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Big country (and another swim looms)

After the swim in the photo above we had a longish section of boulder-scrambling which we moved through pretty efficiently. I was sweltering in my wetsuit and when James joined my pleas we stopped at a lovely spot to get changed. It would have been a nice spot to camp but I was not unhappy to only have our day gear with us – lugging a wet 60m rope makes a pack heavy enough.

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This was such a tranquil spot

From there it wasn’t long till we hit the exit. Though I think James was a little dubious about this being an NPWS track given the state of it, particularly at the bottom. My legs haven’t felt so sluggish on a hill in a long time but we made it to the top without really stopping so I can’t be that unfit!

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Slogging our way up the Red Track

I think we were back at the car around 5:15pm, so all up 7.5 hours. Perfectly timed really in the end – what with the sun at lunch, and doing the climb out in the shade with the lovely evening light.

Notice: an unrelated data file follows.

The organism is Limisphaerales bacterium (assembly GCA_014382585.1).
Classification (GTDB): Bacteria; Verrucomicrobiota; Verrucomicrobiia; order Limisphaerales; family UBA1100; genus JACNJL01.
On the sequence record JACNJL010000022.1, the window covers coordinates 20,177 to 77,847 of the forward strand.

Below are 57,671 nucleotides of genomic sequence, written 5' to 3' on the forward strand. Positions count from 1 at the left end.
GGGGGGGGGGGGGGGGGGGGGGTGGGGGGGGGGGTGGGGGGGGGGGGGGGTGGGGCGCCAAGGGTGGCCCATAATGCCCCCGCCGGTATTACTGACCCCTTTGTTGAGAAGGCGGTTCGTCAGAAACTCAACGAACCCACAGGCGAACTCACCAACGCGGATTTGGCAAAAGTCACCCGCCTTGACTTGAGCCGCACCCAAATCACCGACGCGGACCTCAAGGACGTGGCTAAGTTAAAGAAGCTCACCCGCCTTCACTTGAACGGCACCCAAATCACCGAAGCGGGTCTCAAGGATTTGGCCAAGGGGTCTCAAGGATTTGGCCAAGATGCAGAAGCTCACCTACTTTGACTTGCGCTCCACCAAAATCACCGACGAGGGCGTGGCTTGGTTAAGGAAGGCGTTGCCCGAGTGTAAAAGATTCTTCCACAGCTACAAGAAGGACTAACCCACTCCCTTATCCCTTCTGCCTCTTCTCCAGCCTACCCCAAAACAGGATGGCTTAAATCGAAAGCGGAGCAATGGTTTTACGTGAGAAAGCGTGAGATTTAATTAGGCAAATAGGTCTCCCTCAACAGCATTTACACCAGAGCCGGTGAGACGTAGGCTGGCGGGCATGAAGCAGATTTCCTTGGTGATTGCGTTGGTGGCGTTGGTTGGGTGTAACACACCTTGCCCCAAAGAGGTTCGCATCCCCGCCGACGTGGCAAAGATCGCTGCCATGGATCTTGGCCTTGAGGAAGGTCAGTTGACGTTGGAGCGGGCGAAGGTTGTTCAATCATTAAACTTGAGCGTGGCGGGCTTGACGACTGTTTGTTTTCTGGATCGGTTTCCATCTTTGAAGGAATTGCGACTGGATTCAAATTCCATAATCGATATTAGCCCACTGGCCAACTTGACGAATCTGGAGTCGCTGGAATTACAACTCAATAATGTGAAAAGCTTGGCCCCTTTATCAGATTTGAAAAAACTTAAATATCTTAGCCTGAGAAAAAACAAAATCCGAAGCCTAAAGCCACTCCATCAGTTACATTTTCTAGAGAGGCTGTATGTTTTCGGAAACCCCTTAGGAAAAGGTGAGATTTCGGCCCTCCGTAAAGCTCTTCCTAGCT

Fortunately James had a stove so our night wasn’t a complete disaster, particularly after a bottle of red and some fortified shiraz 🙂

What a Canyon! (13 Mar 2021)

It’s the SBW reunion weekend so of course the forecast is for rain. It’s also an La Niña year. So it’s a lot of rain forecast. Hmmph. The forecast was not looking good for our canyoning plans on Saturday with around 50mm of rain predicted for Thursday & Friday. Tom checks on Friday morning and Robertson has recorded 0mm. Excellent. I wasn’t feeling quite so good when later in the day he checks the surrounding weather stations (Fitzroy Falls & Broger Creek) and they’ve had 50mm. Fingers-crossed that there were some very localised storm cells… and not that the Robertson weather station isn’t working!

I had been contemplating not going – with a multitude of injuries (left wrist, right thumb, calf… ) but when Tom said it was a fairly short day, I decided I’d be able to make it through.

After a couple of delays (failing to download the information on Tom’s phone before dropping out of mobile range, for one) we set off with Jon & Alex. Alex & Tom had attempted this trip some years earlier, on another wet reunion weekend, and bailed because of water levels being too high. Tom has no photos from that trip as he’d drowned his camera the day before – so his memory of what the water was like on that trip was sketchy. The water level looks approachable so we wetsuit up (well except for Alex who is wetsuit-less).

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Water looks relatively benign from here